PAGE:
Twenty-four hours after opening the flood gates and releasing Galileo I thought I could provide some statistics. Over a year ago I started one of my talks at EclipseCon announcing that every 3 seconds someone starts a download of a packages that we create in my Eclipse Packaging Project.
But everything is different in the first few days after a release. When I checked the download page and the download counter I calculated that there were about 100000 downloads of the packages (including the ‘classic’ SDK). This means that every 0.9 seconds a package has been downloaded! Cool. Just a few more numbers:
- Java EE package with more than 50000 downloads so far
- Total amount of data (all packages): More than 15 TBytes (15000 GBytes!)
- Average bandwidth necessary to serve this data: 1600 MBits/s
Then I checked the logfiles of our own EclipseSource servers. In addition to our download mirrors we decided this year to provide package downloads from the Cloud. Maybe you have seen then new download links to Eclipse members on the download page:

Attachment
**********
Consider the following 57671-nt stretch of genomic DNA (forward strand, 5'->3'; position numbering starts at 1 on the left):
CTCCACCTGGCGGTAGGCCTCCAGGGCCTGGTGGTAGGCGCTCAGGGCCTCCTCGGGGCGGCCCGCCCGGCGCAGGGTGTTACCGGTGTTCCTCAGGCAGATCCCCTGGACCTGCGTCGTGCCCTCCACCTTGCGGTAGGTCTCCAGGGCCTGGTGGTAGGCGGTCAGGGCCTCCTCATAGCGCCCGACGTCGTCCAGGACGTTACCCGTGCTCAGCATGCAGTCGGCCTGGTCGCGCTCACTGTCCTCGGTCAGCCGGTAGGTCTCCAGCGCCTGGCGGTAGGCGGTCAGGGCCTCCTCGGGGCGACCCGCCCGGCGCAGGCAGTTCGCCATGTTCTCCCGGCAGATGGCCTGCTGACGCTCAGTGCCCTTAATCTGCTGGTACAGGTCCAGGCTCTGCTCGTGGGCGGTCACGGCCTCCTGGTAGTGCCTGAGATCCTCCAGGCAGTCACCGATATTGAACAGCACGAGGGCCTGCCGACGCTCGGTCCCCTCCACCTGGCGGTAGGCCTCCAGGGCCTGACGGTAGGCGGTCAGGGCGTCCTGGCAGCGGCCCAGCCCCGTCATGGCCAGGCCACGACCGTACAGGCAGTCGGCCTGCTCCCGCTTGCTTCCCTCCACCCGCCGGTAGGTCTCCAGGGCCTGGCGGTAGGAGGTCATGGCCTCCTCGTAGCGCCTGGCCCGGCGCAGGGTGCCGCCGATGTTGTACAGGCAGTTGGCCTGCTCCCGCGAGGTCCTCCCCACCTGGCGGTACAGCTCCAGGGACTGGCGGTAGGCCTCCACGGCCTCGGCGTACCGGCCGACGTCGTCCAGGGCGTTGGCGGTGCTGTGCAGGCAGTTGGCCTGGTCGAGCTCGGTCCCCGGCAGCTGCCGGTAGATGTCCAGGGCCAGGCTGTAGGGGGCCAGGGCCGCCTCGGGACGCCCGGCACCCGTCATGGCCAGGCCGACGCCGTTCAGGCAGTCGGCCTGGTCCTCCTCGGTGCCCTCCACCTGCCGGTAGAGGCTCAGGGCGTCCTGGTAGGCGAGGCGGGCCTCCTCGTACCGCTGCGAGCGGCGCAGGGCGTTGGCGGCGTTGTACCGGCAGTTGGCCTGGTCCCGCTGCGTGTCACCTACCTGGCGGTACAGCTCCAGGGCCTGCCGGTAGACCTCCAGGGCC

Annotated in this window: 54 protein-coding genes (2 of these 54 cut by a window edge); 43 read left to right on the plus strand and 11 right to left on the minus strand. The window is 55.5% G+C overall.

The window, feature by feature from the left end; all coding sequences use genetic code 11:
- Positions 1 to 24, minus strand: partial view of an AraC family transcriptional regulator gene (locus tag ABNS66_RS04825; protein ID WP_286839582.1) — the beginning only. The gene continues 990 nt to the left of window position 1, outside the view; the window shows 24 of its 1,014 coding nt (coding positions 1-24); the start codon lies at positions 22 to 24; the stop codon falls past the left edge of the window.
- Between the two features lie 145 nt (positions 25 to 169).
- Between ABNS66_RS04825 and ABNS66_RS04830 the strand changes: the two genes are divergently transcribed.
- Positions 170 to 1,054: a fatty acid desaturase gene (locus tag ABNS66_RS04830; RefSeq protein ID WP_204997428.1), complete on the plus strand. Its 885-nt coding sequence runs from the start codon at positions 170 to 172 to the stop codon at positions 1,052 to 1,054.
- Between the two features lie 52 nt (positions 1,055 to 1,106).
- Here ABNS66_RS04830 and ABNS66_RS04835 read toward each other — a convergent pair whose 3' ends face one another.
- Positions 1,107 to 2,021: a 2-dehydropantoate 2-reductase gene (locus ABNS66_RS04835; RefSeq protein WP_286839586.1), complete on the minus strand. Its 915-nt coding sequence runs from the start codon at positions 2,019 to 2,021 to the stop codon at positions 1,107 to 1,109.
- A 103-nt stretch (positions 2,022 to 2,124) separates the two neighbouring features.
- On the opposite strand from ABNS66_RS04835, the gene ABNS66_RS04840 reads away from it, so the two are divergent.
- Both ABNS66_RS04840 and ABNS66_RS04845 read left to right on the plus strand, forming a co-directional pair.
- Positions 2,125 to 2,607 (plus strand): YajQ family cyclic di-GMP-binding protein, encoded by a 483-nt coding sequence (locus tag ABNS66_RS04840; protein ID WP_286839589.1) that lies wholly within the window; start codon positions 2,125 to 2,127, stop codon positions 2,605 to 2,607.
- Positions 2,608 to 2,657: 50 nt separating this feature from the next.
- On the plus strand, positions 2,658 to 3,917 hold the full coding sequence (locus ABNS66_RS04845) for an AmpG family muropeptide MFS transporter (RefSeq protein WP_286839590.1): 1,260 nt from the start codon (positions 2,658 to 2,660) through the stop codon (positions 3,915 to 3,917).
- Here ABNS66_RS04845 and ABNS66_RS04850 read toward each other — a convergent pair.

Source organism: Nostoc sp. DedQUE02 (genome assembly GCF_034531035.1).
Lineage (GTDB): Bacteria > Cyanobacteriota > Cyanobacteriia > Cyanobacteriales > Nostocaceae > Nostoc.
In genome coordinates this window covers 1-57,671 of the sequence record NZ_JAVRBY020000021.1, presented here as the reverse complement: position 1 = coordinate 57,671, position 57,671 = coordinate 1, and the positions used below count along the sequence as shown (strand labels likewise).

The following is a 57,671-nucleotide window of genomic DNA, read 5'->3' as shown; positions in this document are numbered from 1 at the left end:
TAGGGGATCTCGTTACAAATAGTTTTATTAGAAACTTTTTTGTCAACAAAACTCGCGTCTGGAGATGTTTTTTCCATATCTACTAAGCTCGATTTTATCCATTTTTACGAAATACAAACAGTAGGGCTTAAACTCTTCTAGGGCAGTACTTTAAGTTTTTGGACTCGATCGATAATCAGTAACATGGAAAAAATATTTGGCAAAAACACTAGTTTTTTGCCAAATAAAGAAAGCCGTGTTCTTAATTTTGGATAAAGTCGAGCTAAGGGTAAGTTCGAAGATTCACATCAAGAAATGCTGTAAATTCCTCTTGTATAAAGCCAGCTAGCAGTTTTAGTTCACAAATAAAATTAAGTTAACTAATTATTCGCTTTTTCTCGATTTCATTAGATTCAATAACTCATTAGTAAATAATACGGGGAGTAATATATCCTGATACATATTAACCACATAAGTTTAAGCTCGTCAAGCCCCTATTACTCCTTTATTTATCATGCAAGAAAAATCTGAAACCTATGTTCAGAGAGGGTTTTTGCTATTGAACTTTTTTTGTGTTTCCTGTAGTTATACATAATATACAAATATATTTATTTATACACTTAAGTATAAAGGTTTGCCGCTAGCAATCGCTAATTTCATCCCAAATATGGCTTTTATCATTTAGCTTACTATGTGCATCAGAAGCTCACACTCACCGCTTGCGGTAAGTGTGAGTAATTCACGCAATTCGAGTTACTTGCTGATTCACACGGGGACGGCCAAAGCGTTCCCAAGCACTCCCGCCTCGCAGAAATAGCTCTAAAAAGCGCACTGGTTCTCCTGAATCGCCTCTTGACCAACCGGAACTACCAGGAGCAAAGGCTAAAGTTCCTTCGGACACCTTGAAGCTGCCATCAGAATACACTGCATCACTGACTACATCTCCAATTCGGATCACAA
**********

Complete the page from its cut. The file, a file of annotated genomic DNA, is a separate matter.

If you choose our “Get It Faster Here” offering you are downloading the packages from Amazon Cloud Front. It is hard to say how many people were using this service in the first 24 hours, because many people were using download managers (something that prevents me from providing exact numbers based on the logfiles). But what I can provide here is a statistic about the download speed in MBits per second:
You can see that most people are sitting behind Internet connections that can deliver 5 to 20 MBits/s, but some have really fast pipes. For example, I was testing our downloads from a large research facility here in Germany and I got a download speed of more than 280 MBits/s!
I think that’s great. You don’t have to wait for downloads any more!